WHAT WAS YOUR MOST MEMORABLE EXPERIENCE FROM THE TRIP?
One morning at breakfast, I had a chance meeting with two documentary filmmakers from America. They were planning a day trip to the Lamayuru Monastery and asked if I wanted to come. Waiting for a permit to clear I had nothing planned and so decided to go. Joined by two other Americans who were cycling across the Himalayas (they were invited the night before in the bar) the five of us set out. It wasn’t long before one of the group said, “I think we can take this back-route”. Six hours later, having navigated deep sand and mud we arrived - all of us still smiling despite a few falls. Perched high on the edge of a cliff the monastery was spectacular. It looked like it was something from an Indiana Jones film. As it’d taken longer than expected to get there, we could only stay for an hour. Despite making good time, the last 30km of the ride back into Leh were darkness. In the Himalayas, there’s absolutely no light pollution. With only the headlight, everything around me was pitch black - I couldn’t see the road or anything to the left or right. It felt like I was floating. It was a brilliant day, made all the better because it couldn’t have been planned or found in a guide book.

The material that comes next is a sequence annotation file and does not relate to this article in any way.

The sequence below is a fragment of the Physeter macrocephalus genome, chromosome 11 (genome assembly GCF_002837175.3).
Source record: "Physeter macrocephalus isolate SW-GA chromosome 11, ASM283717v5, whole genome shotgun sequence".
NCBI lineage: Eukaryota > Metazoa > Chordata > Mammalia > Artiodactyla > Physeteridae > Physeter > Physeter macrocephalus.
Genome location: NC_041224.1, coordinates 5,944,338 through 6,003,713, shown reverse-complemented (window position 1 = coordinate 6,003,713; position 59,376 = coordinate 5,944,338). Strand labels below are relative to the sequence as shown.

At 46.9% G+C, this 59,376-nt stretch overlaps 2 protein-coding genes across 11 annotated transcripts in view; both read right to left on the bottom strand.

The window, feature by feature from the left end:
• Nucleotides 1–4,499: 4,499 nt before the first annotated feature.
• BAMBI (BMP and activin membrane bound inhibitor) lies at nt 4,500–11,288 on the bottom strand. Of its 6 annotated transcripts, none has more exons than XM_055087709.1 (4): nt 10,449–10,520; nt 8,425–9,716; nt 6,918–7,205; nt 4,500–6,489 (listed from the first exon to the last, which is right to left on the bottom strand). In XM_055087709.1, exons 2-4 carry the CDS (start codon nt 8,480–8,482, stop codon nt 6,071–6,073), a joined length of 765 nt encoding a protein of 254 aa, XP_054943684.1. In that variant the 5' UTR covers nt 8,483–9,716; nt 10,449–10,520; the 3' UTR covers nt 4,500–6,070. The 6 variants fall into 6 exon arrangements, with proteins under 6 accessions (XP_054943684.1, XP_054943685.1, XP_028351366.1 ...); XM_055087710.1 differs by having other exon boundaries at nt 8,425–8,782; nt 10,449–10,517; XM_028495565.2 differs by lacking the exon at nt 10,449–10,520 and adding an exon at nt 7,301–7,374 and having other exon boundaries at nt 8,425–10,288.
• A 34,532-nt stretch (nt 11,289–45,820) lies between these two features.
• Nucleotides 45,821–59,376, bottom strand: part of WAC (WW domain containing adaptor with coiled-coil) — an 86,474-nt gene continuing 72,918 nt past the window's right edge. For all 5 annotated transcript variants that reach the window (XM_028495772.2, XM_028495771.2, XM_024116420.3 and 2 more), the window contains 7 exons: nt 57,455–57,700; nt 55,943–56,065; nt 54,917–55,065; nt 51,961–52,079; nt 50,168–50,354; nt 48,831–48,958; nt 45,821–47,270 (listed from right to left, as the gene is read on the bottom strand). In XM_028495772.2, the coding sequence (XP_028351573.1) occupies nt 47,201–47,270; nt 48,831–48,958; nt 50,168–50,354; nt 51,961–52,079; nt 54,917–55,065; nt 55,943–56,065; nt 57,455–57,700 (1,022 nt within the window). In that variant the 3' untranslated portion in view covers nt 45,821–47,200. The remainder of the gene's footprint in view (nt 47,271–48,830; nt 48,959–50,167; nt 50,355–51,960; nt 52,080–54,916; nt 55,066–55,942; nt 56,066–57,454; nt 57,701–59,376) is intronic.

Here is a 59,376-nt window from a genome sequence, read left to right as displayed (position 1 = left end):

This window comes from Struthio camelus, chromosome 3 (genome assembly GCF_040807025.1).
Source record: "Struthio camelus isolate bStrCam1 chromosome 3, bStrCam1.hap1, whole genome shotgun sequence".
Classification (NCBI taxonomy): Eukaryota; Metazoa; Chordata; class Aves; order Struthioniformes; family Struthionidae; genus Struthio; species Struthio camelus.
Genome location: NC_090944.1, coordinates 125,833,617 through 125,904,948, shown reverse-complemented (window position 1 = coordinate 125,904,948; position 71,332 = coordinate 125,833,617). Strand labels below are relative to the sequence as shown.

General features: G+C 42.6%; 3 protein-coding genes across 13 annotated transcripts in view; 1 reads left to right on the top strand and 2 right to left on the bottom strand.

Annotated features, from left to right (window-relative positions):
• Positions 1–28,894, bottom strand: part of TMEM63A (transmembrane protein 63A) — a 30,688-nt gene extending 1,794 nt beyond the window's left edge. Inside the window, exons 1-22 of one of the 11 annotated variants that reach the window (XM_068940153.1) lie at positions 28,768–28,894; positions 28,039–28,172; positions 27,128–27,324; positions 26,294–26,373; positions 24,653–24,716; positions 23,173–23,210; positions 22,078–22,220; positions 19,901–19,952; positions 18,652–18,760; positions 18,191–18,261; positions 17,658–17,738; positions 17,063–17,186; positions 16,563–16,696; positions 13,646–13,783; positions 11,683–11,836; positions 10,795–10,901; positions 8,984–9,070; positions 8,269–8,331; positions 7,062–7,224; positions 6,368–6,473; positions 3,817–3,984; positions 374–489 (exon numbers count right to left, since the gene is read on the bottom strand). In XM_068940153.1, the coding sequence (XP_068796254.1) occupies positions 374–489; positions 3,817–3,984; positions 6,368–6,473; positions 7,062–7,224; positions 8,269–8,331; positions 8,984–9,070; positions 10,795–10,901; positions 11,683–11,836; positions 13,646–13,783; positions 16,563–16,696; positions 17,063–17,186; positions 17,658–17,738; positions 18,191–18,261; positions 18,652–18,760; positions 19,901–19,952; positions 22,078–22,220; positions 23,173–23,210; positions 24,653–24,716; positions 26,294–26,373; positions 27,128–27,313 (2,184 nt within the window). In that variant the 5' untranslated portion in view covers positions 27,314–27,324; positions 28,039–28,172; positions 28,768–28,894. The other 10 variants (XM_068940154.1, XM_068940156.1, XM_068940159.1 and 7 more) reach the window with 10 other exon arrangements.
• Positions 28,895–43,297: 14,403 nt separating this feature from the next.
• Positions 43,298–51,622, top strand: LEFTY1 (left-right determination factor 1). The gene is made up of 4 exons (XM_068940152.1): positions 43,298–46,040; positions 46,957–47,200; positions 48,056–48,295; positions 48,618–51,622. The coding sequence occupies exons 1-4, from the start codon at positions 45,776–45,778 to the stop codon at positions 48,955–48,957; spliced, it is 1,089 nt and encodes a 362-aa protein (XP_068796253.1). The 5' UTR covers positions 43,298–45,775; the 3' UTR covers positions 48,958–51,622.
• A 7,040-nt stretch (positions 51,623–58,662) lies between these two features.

HOW DID HOCKLIFFE OVERSHIRT HOLD UP?
On this sort of trip, you don’t have a lot of space. The weather was diverse - it went from being tropical when I first set off to being minus-six in the mountains. The versatility of the Hockliffe meant that I could wear it as my normal day-to-day riding shirt, or as an insulation layer when the temperature dropped. If you’re in the middle of nowhere six hours from a hospital, you want to feel protected. The build quality of the Hockliffe was so good that it gave me a lot of confidence when riding. Off the bike, I felt comfortable wearing it in the evenings and when travelling through the airport. I wore mine every day - I’d definitely recommend it.

---

WORDS + PHOTOGRAPHS: BRADLEY ARMITAGE